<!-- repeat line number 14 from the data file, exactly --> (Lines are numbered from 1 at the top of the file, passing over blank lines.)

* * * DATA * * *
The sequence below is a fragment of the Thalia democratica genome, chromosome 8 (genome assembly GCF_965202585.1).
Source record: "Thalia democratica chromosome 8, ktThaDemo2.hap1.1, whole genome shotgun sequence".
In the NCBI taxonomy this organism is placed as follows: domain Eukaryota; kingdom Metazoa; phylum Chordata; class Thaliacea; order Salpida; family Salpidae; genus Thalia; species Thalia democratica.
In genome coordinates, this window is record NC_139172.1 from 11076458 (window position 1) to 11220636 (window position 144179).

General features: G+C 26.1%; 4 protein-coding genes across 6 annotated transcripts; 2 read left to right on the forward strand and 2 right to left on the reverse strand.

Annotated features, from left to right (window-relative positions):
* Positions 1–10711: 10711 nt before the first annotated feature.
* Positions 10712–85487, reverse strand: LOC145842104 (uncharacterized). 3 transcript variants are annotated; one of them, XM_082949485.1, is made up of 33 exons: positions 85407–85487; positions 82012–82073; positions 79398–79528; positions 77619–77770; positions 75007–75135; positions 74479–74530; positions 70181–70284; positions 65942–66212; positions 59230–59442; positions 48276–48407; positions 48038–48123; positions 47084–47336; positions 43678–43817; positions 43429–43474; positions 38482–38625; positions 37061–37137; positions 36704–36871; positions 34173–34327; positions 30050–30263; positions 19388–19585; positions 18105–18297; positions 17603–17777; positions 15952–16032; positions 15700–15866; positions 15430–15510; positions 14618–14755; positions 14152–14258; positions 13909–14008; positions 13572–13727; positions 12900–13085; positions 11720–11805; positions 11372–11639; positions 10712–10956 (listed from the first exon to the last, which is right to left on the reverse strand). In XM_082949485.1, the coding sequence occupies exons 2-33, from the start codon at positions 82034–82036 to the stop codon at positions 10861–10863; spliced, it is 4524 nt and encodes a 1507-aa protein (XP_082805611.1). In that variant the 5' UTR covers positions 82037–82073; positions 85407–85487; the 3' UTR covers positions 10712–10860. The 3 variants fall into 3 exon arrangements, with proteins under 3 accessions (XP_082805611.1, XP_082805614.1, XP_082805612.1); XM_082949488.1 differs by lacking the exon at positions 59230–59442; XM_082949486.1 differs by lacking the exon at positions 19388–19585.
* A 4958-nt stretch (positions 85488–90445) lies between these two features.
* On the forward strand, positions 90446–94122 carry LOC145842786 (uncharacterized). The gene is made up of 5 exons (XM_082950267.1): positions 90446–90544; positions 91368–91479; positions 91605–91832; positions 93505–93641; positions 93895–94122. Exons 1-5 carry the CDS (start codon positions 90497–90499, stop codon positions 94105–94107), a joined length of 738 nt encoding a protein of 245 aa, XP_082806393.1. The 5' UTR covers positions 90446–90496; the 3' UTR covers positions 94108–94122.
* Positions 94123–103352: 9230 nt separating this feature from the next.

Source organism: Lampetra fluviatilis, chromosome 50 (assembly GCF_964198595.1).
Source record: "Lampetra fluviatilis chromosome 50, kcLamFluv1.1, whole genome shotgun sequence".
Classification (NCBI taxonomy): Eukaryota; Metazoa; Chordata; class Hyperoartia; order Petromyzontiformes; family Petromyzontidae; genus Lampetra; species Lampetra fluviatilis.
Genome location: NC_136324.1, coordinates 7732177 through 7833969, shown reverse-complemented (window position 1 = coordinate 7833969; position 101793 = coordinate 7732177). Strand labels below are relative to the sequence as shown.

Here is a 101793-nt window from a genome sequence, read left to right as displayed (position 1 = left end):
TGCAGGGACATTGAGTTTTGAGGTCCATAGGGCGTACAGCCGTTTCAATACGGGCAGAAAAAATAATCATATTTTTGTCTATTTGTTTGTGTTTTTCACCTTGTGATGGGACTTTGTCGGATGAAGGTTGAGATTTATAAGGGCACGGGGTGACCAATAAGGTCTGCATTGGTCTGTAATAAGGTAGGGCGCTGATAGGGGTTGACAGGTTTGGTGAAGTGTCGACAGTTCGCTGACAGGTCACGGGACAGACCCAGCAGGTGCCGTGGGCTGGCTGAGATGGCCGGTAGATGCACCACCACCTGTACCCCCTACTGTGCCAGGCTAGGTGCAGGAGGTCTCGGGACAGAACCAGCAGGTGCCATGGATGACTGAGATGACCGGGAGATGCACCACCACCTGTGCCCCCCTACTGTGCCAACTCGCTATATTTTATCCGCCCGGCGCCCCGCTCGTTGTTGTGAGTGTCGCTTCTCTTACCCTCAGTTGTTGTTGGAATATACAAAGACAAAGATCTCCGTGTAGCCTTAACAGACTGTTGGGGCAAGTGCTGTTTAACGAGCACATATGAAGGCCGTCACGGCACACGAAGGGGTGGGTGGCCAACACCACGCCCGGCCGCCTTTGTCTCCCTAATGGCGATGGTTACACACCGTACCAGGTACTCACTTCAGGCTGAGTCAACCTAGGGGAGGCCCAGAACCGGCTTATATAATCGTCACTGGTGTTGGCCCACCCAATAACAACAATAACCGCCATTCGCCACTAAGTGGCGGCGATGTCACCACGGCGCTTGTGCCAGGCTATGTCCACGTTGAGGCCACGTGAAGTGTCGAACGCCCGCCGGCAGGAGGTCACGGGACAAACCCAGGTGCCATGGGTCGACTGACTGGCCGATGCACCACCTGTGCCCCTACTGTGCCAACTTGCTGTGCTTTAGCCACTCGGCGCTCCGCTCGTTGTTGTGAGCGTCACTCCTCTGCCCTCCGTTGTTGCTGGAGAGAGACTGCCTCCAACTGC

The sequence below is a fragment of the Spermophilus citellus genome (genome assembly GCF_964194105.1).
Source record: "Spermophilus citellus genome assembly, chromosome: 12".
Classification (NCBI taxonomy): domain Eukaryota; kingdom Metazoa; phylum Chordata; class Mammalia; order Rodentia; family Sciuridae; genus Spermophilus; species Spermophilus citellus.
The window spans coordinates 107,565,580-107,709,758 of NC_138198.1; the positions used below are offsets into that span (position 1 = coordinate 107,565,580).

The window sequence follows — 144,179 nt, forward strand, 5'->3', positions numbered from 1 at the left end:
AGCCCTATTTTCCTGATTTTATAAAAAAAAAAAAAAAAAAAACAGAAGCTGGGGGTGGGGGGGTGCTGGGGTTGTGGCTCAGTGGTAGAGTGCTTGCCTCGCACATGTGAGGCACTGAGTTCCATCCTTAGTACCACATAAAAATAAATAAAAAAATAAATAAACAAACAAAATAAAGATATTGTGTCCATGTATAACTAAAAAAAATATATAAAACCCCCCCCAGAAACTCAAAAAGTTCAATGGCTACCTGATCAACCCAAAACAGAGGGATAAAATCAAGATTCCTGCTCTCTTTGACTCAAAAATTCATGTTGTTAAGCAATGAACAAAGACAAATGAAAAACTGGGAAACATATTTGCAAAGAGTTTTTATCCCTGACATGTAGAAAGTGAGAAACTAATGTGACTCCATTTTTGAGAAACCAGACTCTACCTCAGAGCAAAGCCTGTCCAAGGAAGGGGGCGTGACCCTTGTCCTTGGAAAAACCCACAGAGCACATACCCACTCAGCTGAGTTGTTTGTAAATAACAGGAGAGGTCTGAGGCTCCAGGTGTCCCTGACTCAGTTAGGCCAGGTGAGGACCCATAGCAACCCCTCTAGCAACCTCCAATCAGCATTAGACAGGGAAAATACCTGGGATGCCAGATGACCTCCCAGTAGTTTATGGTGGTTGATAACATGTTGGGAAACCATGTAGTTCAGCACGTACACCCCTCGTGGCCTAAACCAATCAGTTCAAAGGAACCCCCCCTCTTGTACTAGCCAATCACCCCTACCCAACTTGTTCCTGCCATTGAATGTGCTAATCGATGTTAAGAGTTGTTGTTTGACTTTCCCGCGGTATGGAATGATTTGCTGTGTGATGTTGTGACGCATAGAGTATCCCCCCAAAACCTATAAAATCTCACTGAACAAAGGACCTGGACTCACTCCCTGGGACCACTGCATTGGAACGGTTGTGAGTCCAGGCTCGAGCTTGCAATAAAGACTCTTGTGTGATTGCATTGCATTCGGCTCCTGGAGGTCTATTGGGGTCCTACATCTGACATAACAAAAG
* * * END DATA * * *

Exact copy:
Classification (NCBI taxonomy): Eukaryota; Metazoa; Chordata; class Hyperoartia; order Petromyzontiformes; family Petromyzontidae; genus Lampetra; species Lampetra fluviatilis.